Friday, January 25, 2013

Sexual Violence in Prisons

by Rachael Creger 

            In our nation, there are close to 2.3 million inmates incarcerated at any time. And of these 2.3 million, over 200,000 are sexually abused annually. In 2003, under President Bush, Congress passed the Prison Rape Elimination Act (PREA). Six years later, President Obama issued these much-needed standards (Kaiser). One may wonder if this act will really stop this immense issue our nation is facing. The United State’s Office of Justice Programs’ Bureau of Justice Statistics continually surveys both prisoners and correctional workers on sexual violence in their prisons. A Bureau of Justice Statistics (BJS) survey reports that sexual violence in state and federal prisons rose 386% between 1980 and 1994. And in 1995, 6% of previously incarcerated prisoners reported experiencing some type of sexual violence during their sentence (Thomas). An article from CNN titled “Study finds nearly 1 in 10 state prisoners is sexually abused while incarcerated” reports that in 2009 the victimization rate of 9.6% was nearly double what it was in 2008, and that female prisoners are victimized three times more than men (“Study”). Because of the higher frequency of sex crimes against female prisoners, I have chosen to focus my research on women. I also saw the focus on women as fitting because we have been talking a lot about women in terms of spirituality in our Ancient Mesopotamia unit.
            Tom Martin has worked in both male and female correctional facilities and wrote about his experiences in these prisons in his book Behind Prison Walls. In his chapter on female inmates he explains, “But even with experience and common sense, more male staff members are likely to destroy their careers being compromised by female inmates than by being physically hurt by them” (92). He continues on to explain the protocol the officers would follow so they would never be left alone with one of the women he calls manipulative or self-centered. Martin made it very clear that many of the correctional staff watch each other’s backs to keep themselves out of any risk of accusations. One may wonder why they have to take such precautions. An article in the Journal of Urban Health explains that inmate-on-inmate sexual violence is not only more prevalent in women, but that it is much more prevalent than officer-on-inmate sexual violence. Wolff and the other authors of this article conducted a survey of 6,964 men and 564 women in state prisons and found that more than 20% of women admit to being a victim of sexual violence; less than 5% of men admitted to being victims (835). Their surveys also indicated that unwanted sexual contact is more prevalent than penetrative rape or sodomy. I’ve included a table from their article that summarizes the different types of sexual acts, consensual and non-consensual that occurs statewide.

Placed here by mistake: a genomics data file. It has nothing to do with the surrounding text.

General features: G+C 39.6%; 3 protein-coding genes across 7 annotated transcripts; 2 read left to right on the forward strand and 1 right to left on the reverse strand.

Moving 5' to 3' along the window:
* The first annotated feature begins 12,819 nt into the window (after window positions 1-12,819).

A table taken from Wolff's article in the Journal of Urban Health

Their table is very informative in summarizing a large amount of data. Although they have included many advanced statistics principles that some readers may not fully understand, it clearly demonstrates the higher occurrences of inmate-on-inmate sexual violence; and also the higher rates in women than in men.
            Joycelyn Pollock, author of Sex and Supervision: Guarding Male and Female Inmates used her research and surveys to cross reference with what previous studies had concluded. In her first Appendix she featured a chart of authors of previous studies, what they concluded and if her research agreed or disagreed. I’ve included a reproduction of an excerpt of her appendix’s section on behavior differences.